Logo of Phnom Penh Post newspaper Phnom Penh Post - Sunday Brunch at Naga







Sunday Brunch at Naga

Sunday Brunch at Naga

120907_06a

NagaWorld’s regular Sunday buffet is a repository of European and Asian culinary delights. Photograph: Chhim Sreyneang/Phnom Penh Post

Plenty of people have an instinctual distaste for casinos. The garish display of excess. The cacophony and electronic whistles of the poker machines. The occasional distraught person tumbling out the front entrance, clearly a lot lighter in the hip pocket than when they entered.

In a society where foreigners still struggle, even after months and years, to come to terms with such a severe disparity in wealth, the idea of a casual trip to the most famous casino in the country seems crass to say the least. Whatever urge one might have for a punt is certainly tempered by the building’s proximity to the country’s seat of government, the gray concrete walls of its hotel towering over the red tiled spires of the National Assembly below.

A lot of expats steer clear of NagaWorld for these reasons, but inevitably there will come an event, an invitation to dine, or a sustained bout of peer pressure. Even for the most trenchant puritans, there’s an excellent culinary reason to overcome any moral objections to this little local shrine to Mammon.

Each week for the last three years, four of NagaWorld’s four flagship restaurants – Le Gourmet, Bistro Romano, The Aristocrat Bar and Indochine – have collaborated to lay out a spread on the first floor.

With each restaurant specialising in different European and Asian cuisine, guests have a choice of stacking their plate with just about every delicacy under the sun. Whatever they choose, they have to choose judiciously, because there’s no way even the most starved diner would have the stomach room to try one of everything.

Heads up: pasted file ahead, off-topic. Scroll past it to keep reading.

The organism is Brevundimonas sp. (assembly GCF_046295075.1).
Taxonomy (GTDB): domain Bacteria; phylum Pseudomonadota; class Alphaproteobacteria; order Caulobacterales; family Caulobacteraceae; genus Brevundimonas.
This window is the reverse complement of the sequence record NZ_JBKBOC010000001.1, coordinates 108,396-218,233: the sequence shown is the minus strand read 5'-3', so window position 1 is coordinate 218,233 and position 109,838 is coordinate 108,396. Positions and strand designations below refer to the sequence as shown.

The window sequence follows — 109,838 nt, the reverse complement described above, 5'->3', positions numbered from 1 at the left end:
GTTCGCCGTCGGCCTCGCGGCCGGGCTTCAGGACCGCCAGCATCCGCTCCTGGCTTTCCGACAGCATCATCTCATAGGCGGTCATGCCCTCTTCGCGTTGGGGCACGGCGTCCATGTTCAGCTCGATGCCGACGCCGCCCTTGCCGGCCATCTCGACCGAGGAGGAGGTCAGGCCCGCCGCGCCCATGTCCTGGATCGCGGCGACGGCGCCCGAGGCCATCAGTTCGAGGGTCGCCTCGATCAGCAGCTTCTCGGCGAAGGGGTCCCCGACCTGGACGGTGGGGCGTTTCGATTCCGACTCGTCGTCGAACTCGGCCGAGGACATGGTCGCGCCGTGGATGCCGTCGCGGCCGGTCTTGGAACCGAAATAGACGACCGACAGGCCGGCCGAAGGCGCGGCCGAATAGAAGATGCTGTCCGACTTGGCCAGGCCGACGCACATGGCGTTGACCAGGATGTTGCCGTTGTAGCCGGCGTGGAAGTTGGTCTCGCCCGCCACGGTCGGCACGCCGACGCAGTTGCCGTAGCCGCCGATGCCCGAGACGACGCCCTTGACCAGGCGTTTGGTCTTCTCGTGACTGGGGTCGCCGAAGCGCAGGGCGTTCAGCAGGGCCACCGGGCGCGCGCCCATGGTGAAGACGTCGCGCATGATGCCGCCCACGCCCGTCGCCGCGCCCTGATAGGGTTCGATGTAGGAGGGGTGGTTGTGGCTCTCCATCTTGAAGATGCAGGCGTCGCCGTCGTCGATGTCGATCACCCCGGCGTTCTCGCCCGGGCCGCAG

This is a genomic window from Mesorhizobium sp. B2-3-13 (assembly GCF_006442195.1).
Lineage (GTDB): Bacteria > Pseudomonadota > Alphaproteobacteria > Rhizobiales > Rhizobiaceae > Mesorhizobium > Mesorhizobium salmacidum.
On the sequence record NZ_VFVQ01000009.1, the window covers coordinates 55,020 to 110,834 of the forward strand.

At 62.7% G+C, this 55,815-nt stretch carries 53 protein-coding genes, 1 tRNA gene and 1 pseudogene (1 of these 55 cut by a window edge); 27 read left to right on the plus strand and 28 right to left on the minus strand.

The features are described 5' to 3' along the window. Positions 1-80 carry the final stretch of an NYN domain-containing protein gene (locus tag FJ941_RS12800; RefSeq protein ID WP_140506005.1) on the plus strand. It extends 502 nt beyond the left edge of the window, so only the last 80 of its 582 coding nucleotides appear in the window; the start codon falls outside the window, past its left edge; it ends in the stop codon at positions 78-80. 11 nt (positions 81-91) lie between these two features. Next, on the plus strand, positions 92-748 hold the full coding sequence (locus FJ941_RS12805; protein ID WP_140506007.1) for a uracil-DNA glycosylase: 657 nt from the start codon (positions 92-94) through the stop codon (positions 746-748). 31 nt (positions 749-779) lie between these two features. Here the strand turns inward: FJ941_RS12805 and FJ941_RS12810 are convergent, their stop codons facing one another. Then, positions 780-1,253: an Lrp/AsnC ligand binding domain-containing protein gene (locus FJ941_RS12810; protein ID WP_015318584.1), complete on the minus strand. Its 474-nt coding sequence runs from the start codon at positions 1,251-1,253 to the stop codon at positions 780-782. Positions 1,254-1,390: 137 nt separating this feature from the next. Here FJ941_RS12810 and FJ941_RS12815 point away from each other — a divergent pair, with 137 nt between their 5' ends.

Beginning in the dining hall, an array of roasts and pastries are lined up beside a waitress preparing miniature Eggs Benedict, presumably for the people who would feel a little shy about eating roast lamb so early in the day. Laid out in the next room are even more temptations, some enough to seem otherworldly to anyone who’s spent long enough in the country. Oysters – honest to God oysters – shipped in from overseas segue into cuts of raw fish, freshly pressed pasta and 12 different flavours of ice cream, including durian and lychee for those who’ve acquired a taste for the hotly debated local produce.

Headed by executive chef Uwe Manfred, who has overseen Naga’s restaurant operations for two years after more than a decade working in Asia, the Sunday buffet sees a steady stream of locals, expatriates and hotel guests filling the restaurant tables.

Diners range from young families seeking a civil meal in the relaxed elegance of the first floor foyer to groups of men who evidently pledged themselves to a 24 hour fast in the hopes of consuming their body weight in sushi.

Manfred hopes to keep expanding Naga’s fare, with plans to open a teppanyaki restaurant in the coming months and incorporating even more Japanese cuisine into the Sunday brunches.

For the chef, cultivating a regular clientele eager to sample the work of some of the best restaurateurs in the country has been a point of professional pride.

“We developed the buffet over time to the present quality and layout, with seasonal additions to our existing menu selection to keep our brunch interesting,” he says.

The Naga brunch takes place every Sunday between 11am and 3pm. Prices are $US39 including prossecco and wine, $29 excluding beverages, and $15 for children.

MOST VIEWED

  • All inbound flights set to face added scrutiny

    Ministry of Health spokesperson Or Vandine said on Monday that the ministry is monitoring all inbound flights, after it was announced that only those from Malaysia and Indonesia will be temporarily cancelled from August 1. Vandine said on Monday that the two countries were identified as

  • Flights from Indonesia, Malaysia cancelled

    A Ministry of Health official has warned of the possibility of Covid-19 spreading through community transmission after the total infected cases in the Kingdom rose to 225. Ministry spokeswoman Or Vandine told reporters on Saturday that the possibility of community transmission cannot be overlooked and that

  • Man in quarantine dies of ‘overdose’

    The Ministry of Health on Thursday said a Cambodian migrant worker who died while being isolated at a quarantine centre in Tbong Khmum province’s Kroch Chhmar district may have died from syncope or overdose of tablets. In a statement, the ministry said the 21-year-old

  • Ministry set to reopen 20 schools in August

    The Ministry of Education, Youth and Sport will allow 20 high-safety-standards schools to reopen next month despite new cases of Covid-19 in the country. Ministry spokesperson Ros Soveacha wrote in a Telegram message on Wednesday that the schools are in Phnom Penh, Siem Reap and Battambang.